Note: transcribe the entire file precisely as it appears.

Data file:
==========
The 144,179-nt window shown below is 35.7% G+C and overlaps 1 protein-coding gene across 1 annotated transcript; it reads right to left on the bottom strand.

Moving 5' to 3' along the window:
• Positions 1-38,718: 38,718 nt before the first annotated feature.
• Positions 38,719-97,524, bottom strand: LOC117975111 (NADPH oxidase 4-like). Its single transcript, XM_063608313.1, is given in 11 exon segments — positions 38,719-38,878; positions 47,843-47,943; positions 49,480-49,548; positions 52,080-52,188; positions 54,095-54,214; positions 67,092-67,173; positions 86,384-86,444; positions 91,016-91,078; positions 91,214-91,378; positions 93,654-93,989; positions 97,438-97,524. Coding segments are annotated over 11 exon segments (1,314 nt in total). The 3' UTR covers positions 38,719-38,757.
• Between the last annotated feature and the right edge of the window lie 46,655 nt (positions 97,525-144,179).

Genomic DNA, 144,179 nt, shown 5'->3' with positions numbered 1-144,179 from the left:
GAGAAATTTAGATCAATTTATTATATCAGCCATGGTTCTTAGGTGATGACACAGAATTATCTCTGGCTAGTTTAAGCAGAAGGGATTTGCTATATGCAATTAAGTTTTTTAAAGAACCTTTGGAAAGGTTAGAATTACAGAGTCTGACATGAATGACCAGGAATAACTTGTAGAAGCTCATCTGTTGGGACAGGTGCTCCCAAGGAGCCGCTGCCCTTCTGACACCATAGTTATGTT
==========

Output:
The 144,179-nt window shown below is 35.7% G+C and overlaps 1 protein-coding gene across 1 annotated transcript; it reads right to left on the bottom strand.

Moving 5' to 3' along the window:
• Positions 1-38,718: 38,718 nt before the first annotated feature.
• Positions 38,719-97,524, bottom strand: LOC117975111 (NADPH oxidase 4-like). Its single transcript, XM_063608313.1, is given in 11 exon segments — positions 38,719-38,878; positions 47,843-47,943; positions 49,480-49,548; positions 52,080-52,188; positions 54,095-54,214; positions 67,092-67,173; positions 86,384-86,444; positions 91,016-91,078; positions 91,214-91,378; positions 93,654-93,989; positions 97,438-97,524. Coding segments are annotated over 11 exon segments (1,314 nt in total). The 3' UTR covers positions 38,719-38,757.
• Between the last annotated feature and the right edge of the window lie 46,655 nt (positions 97,525-144,179).

Genomic DNA, 144,179 nt, shown 5'->3' with positions numbered 1-144,179 from the left:
GAGAAATTTAGATCAATTTATTATATCAGCCATGGTTCTTAGGTGATGACACAGAATTATCTCTGGCTAGTTTAAGCAGAAGGGATTTGCTATATGCAATTAAGTTTTTTAAAGAACCTTTGGAAAGGTTAGAATTACAGAGTCTGACATGAATGACCAGGAATAACTTGTAGAAGCTCATCTGTTGGGACAGGTGCTCCCAAGGAGCCGCTGCCCTTCTGACACCATAGTTATGTT